The first contact with Europeans came late in the 18th century, when explorers and traders began to interact with coastal peoples. Major epidemics of smallpox, introduced by Europeans carriers, killed large numbers of Indigenous peoples in the 1780s, 1830s and 1860s, while other diseases dramatically reduced the population throughout the 19th century and early 20th century. A major smallpox epidemic may have killed 20,000 people in 1862, when, after infection broke out in Indigenous camps around Victoria, authorities forced them to their home communities, spreading the disease.
When Spanish and British explorers opened the way for traders seeking rich stocks of sea otter pelts, Aboriginal peoples adopted firearms, iron tools and other European goods. Permanent trading posts were established with a series of Hudson's Bay Company (HBC) forts. By 1850, the HBC controlled the trade in the region.
The discovery of gold on the Fraser River in 1857 brought a rush of miners and settlers to the newly established colonies (see Gold Rushes). Towns were few, but Aboriginal peoples migrated to them from afar for trade goods. Contagious diseases, particularly smallpox, had reduced the Aboriginal peoples to a minority within the population by 1885.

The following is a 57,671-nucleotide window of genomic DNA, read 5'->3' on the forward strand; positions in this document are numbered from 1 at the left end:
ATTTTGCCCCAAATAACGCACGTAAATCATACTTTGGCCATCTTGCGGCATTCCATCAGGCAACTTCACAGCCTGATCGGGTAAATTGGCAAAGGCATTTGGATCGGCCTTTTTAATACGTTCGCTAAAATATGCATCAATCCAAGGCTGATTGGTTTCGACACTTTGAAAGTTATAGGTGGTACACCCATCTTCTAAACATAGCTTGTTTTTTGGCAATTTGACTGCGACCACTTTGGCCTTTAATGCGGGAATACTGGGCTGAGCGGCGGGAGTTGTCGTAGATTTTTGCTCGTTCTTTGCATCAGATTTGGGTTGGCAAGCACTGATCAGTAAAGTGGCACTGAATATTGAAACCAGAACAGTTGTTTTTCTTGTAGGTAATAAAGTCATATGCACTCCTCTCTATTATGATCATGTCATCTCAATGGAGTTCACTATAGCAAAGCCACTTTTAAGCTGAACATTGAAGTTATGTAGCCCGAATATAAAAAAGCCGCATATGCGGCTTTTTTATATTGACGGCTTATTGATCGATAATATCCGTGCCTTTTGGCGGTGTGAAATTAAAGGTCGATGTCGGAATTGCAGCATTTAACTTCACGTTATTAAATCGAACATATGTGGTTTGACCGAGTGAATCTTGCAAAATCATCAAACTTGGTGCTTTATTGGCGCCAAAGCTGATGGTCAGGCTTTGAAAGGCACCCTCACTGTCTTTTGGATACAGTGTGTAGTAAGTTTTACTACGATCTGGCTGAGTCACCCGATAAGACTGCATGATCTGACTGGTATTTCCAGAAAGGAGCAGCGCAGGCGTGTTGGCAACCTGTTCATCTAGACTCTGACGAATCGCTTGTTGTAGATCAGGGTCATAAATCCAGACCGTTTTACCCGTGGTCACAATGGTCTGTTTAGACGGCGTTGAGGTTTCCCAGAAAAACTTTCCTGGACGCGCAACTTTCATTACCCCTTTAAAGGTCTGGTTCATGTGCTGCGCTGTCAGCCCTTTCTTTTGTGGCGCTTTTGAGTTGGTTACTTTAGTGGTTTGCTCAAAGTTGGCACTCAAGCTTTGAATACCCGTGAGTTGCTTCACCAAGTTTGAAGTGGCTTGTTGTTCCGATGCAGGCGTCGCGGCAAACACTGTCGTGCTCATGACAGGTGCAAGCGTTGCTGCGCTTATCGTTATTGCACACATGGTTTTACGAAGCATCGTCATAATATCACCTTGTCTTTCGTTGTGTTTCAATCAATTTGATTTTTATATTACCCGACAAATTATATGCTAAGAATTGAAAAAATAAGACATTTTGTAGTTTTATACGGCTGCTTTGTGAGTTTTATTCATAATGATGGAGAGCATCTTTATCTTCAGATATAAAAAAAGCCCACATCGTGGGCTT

Governor James Douglas made a few small treaties with Aboriginal communities on Vancouver Island between 1850 and 1854 (see Aboriginal Treaties). This recognition of Aboriginal title, as well as the right to land and compensation for appropriation, was quickly abandoned as European settlement and development increased, and was forgotten entirely when British Columbia entered Confederation in 1871. Commissions were established in 1876 and 1912, and tasked with creating reserves. However, neither commission had the authority to make treaties or deal definitively with Aboriginal grievances. Though reserves were imposed unilaterally and did not always meet Aboriginal requests, they did provide at least minimal legal protection for many village sites as the influx of settlers continued.